Group of Eight Works To Boost Klein for Mayor

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The New York Sun

A group of eight political consultants, activists, and philanthropists is urging Schools Chancellor Joel Klein to jump into the 2009 mayor’s race, and they have not yet received a definitive “no” from Mr. Klein saying he is not interested, an organizer of the group told The New York Sun.

The group has been meeting for at least three months to discuss a possible campaign, and a political consultant who is leading the discussions said the conclusion is that Mr. Klein’s prospects are “robust.”

The push comes amid disenchantment with the current crop of likely candidates, which has reached such a pitch that some business leaders are calling on Mayor Bloomberg to extend term limits and run for re-election.

A spokesman for Mr. Klein, David Cantor, said he is not running for mayor. “As he has said several times, Chancellor Klein wants to continue to serve as schools chancellor,” Mr. Cantor said. “He’s not running for mayor.”

Mr. Cantor would not say whether Mr. Klein has met with the group.

Two of the people involved in the effort to explore a Klein candidacy spoke about the project on the condition of anonymity. One said he did not want to be named because he wanted to “protect the integrity” of Mr. Klein’s decision-making process.

To test a Klein candidacy, he said the group’s consultants have been analyzing polling data from mayoral races over many years and testing the idea with a slew of potential supporters.

The consultants make the case that the city would benefit from a Klein administration, which they argue would have the same cornerstone principle that has been the chancellor’s watchword in the last six years running the public schools — accountability.

Of course, consultants are also the people paid to run campaigns, and they would also stand to benefit from a Klein run.

But those who spoke to the Sun said that there are also philanthropists and activists involved in the effort, and they said Mr. Klein is not paying them, although they indicated that he is interested in the idea.

“Folks are considering it seriously,” one consultant said.

Mr. Klein has among the highest disapproval ratings of the city’s top public officials. A July poll by Quinnipiac University found that 37% of voters disapprove of the job he is doing. That is an improvement from Mr. Klein’s lowest point last March, when 43% of voters said they disapproved of the job he was doing and only 33% said they approved.

The July poll found his approval rating was up to 44%, the same level as the City Council Speaker, Christine Quinn.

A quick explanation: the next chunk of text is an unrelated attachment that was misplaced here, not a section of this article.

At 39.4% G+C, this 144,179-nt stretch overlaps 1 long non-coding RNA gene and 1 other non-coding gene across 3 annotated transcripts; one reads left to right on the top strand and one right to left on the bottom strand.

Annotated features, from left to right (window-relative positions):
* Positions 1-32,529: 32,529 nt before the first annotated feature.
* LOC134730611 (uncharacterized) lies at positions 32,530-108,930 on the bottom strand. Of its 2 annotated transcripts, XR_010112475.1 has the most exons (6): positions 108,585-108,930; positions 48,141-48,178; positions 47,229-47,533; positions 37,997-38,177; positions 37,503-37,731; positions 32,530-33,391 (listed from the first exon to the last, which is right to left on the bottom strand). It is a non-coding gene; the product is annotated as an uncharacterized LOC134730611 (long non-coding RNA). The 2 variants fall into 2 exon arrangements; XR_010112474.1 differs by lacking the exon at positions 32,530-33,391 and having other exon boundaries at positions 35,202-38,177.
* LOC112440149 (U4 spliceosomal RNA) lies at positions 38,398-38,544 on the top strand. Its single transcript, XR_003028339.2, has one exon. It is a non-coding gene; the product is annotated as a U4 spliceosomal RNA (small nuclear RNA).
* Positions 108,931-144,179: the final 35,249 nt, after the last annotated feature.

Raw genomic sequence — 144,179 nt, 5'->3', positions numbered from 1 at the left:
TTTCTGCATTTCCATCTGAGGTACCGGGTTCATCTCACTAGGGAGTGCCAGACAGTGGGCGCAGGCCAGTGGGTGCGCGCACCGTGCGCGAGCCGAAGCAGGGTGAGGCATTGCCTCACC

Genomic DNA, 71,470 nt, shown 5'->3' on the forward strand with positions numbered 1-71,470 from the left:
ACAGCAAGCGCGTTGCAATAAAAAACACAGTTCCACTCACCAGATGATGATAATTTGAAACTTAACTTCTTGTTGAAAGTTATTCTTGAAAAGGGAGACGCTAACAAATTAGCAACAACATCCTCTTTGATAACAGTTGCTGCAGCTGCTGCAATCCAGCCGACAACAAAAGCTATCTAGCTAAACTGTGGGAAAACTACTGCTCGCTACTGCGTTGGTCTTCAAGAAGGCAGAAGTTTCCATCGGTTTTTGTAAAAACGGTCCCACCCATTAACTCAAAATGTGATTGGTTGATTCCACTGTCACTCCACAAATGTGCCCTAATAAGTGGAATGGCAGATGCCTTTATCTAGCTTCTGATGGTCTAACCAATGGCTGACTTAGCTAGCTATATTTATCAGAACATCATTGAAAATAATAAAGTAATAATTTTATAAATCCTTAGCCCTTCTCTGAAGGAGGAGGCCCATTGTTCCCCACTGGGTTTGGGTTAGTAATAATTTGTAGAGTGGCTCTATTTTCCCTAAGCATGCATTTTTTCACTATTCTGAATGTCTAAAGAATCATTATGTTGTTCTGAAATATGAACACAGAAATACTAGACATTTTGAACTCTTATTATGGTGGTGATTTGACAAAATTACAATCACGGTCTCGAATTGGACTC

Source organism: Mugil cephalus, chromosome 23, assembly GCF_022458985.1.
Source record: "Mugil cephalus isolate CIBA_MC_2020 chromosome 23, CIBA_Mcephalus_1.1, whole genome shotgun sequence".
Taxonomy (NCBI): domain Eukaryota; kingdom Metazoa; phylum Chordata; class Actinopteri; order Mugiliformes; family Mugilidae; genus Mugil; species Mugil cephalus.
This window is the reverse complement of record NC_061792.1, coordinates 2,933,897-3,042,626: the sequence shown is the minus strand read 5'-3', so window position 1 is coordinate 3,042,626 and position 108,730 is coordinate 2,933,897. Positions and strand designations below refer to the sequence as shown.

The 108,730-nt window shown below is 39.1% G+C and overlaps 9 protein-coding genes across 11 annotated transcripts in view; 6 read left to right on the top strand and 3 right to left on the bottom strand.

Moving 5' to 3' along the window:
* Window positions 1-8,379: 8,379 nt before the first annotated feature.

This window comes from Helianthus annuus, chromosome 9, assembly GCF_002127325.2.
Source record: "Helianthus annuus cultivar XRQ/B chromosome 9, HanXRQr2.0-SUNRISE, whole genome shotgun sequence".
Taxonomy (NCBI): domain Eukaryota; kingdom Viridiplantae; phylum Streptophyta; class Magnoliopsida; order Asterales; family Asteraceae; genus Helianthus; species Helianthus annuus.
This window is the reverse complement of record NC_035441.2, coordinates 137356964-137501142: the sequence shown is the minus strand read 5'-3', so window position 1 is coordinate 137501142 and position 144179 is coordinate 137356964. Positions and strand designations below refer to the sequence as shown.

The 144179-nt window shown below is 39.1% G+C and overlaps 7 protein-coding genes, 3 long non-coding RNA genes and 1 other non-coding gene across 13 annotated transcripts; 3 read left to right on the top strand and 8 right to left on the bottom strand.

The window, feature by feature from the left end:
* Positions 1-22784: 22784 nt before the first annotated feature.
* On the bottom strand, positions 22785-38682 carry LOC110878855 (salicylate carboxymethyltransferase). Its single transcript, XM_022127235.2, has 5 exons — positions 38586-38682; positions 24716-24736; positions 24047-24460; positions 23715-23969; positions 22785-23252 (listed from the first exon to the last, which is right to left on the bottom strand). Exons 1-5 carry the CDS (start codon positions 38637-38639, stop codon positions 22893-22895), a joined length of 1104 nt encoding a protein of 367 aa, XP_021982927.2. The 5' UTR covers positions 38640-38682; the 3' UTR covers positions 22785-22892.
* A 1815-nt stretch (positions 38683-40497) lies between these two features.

Mr. Klein, 61, is a native New Yorker who often talks about how education was the key to transporting himself from the Queens housing project where he grew up to a distinguished career in law and business. He served as chief of the company Bertelsmann, Inc., for 19 months and, as a Justice Department anti-trust official in the Clinton administration, led the federal government’s case against Microsoft.

He became schools chancellor in 2002 and this year founded a national group lobbying for tough accountability measures in education, working with Rev. Al Sharpton.

The group making a case for a Klein candidacy said it is not concerned by his poll ratings. Their argument is that Mr. Klein’s name recognition and record of experience would put him in a strong position to land one of the top two spots in a Democratic primary.

“A Joel Klein candidacy would not need a press conference to talk about the latest member item delivered to a community group,” a consultant said.

They said they expected Mr. Klein would do well with all kinds of New Yorkers, but they were especially optimistic about his chances of winning support from the business community and from immigrants and racial minorities, who they said share Mr. Klein’s passionate desire to close the achievement gap.

Several people said they were skeptical that Mr. Klein will jump into the race.

“Given the fact that he had to take on a lot of entrenched groups, and given the fact that along the way when you take on difficult jobs you tend to be a lightening rod for people’s anger, I would say that that’s probably a less likely scenario,” the vice chancellor of the state Board of Regents, Merryl Tisch, said.

Kathryn Wylde, the president of the business lobbying group the Partnership for New York City, said Mr. Klein personally told her he was not interested in running for mayor in June or July, when she asked him about speculation that he was considering a run.

“He’s known and quite well liked, and he certainly would have fundraising potential, but my understanding is the job he wants is schools chancellor,” she said.

The New York Sun

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